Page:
Microbiological Laboratory Results from Haiti: June-October 1995

By Drabick, J. J.; Gambel, J. M. et al. | Bulletin of the World Health Organization, March-April 1997 | Go to article overview

Microbiological Laboratory Results from Haiti: June-October 1995


Drabick, J. J., Gambel, J. M., Huck, E., DeYoung, S., Hardeman, L., Bulletin of the World Health Organization


Introduction

The purpose of a combat support hospital is to provide primary and tertiary care for eligible sick or injured personnel in the area of operations. All such hospitals include basic laboratory services, although differences in capabilities depend on the mission and the anticipated problems[1]. As the 86th Combat Support Hospital was deployed in Haiti, a tropical country with endemic malaria and infectious diarrhoeal disease, the fullest possible bacteriological and parasitological capabilities were included. Peacekeeping missions typically are carried out in areas with poor or disrupted public health infrastructures, and Haiti is no exception. Etiological diagnoses of infectious diseases not only aid in directing the clinical care of patients but also provide important surveillance data to guide preventive efforts.

The importance of the field laboratory has become more evident in the current era of emerging and re-emerging infectious diseases[2]. Military and peacekeeping forces are at risk for acquiring infectious diseases through their deployment in endemic areas. Non-immune peacekeepers can act as "sentinel" populations for infectious diseases in areas of the world where the threat may be poorly characterized. Illness in peacekeepers can provide indirect information on infectious disease prevalence in the host country[3]. The field laboratory can also be crucial in identifying and managing such infections at the site and time of their occurrence. The laboratory can furthermore ship specimens to collaborating laboratories for more comprehensive study.

In 1914 during the First World War, the first mobile laboratory, under the direction of Sidney Rowland of the Lister Institute, was deployed at the front lines[4, 5]. Its mission was to investigate the pathophysiology of gas gangrene, which had been responsible for devastating losses among Allied soldiers. The bacteriological findings of the laboratory played a crucial role in the control of this complication of modern warfare[6]. Forward laboratories have also played important roles in recent campaigns and military exercises[7, 8].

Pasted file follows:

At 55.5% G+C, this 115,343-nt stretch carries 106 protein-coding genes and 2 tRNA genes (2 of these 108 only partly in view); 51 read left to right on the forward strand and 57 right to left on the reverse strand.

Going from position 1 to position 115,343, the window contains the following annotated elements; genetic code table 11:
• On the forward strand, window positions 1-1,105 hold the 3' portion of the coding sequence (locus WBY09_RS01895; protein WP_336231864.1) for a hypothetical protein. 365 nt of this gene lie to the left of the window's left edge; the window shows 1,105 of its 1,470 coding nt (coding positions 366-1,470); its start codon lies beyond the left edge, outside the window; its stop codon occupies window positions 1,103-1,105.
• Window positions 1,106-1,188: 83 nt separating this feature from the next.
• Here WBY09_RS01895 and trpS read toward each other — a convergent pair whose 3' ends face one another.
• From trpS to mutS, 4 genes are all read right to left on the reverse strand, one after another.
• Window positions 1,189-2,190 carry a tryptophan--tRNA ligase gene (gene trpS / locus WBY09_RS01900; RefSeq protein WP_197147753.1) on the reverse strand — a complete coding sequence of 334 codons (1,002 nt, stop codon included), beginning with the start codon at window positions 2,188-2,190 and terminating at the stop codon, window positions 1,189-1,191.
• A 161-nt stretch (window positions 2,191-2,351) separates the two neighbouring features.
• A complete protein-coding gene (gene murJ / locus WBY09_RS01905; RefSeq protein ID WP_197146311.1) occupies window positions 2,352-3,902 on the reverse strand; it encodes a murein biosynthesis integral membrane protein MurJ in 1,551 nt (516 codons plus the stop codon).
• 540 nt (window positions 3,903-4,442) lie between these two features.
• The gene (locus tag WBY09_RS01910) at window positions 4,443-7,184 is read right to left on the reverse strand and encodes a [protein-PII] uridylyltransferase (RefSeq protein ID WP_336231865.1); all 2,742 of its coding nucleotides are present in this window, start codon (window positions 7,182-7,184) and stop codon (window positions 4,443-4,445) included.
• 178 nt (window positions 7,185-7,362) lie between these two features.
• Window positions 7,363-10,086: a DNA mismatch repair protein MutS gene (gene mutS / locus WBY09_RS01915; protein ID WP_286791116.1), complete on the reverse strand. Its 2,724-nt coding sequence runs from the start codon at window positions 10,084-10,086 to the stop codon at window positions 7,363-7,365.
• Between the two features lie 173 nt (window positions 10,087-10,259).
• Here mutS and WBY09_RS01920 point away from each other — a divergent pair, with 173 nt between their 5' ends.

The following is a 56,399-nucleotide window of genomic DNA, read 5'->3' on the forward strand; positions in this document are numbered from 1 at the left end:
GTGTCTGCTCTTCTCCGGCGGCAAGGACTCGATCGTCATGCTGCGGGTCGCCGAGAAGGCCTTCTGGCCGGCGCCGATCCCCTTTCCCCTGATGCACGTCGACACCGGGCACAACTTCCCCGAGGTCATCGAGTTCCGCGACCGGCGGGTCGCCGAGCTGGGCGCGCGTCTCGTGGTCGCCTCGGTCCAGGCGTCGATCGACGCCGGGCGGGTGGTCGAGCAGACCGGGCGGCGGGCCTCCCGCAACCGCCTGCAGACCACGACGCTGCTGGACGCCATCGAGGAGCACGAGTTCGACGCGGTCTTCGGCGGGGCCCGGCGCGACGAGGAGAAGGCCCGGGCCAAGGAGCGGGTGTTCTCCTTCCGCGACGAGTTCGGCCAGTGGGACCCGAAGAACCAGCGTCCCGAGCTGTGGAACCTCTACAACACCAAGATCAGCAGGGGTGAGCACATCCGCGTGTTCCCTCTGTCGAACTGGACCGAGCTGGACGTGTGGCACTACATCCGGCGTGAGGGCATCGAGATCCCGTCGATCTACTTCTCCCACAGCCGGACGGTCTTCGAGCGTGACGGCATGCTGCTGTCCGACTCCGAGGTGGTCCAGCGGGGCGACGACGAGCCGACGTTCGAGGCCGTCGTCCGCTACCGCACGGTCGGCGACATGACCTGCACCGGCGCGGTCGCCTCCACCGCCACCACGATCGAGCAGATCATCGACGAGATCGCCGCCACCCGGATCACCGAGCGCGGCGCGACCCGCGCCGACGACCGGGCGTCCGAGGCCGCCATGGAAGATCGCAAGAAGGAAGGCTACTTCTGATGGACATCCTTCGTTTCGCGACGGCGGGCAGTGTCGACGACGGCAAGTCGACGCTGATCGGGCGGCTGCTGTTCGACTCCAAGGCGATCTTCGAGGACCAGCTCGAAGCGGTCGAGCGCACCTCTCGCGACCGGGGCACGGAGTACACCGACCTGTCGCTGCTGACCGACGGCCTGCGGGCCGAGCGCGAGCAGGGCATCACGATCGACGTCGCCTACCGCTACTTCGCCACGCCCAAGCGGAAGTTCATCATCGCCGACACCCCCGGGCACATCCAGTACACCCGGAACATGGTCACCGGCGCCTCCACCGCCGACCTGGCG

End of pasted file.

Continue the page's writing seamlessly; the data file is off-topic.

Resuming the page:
The 86th Combat Support Hospital provided medical support to the United Nations Mission in Haiti (UNMIH) from 12 June 1995 to 26 October 1995. The UNMIH consisted of approximately 7400 peacekeepers of whom 6000 (81%) were military and 1400 (19%) were civilian. Contributing nations to the military force included the USA (42%), Bangladesh (14%), Pakistan (14%), Canada (7%), Nepal (7%), Caribbean countries (4%), Djibouti (3%), Netherlands (3%), Guatemala (2%), Honduras (2%), and others. Over 20 nations were represented among the civilian contingent, the majority of whom were civilian police (64%). This article describes the microbiological and parasitological results of the 86th Combat Support Hospital's laboratory during its 5-month deployment in Haiti.

Materials and methods

Personnel, physical plant, and laboratory capabilities. The laboratory was a self-contained unit with electrical power, air-conditioning, incubators, freezers, semi-automated testing equipment, microscopes, and reference books. Full-time personnel included a laboratory officer, two senior medical technologists and four junior technicians. The laboratory director was an infectious diseases specialist. Microbiological capabilities included aerobic bacteriology with full identification of organisms and the determination of minimal inhibitory concentrations (MICs) of antibiotics. A library of American Type Culture Collection (ATCC) organisms was maintained for use in quality control. Microscopic examinations of concentrated stool for ova and parasites and the preparation of malarial smears were performed. Capabilities for anaerobic cultivation without identification were available. Stool culture could identify Yersinia and Campylobacter spp. in addition to the common enteric pathogens. Transport media for mycobacterial specimens were available. …

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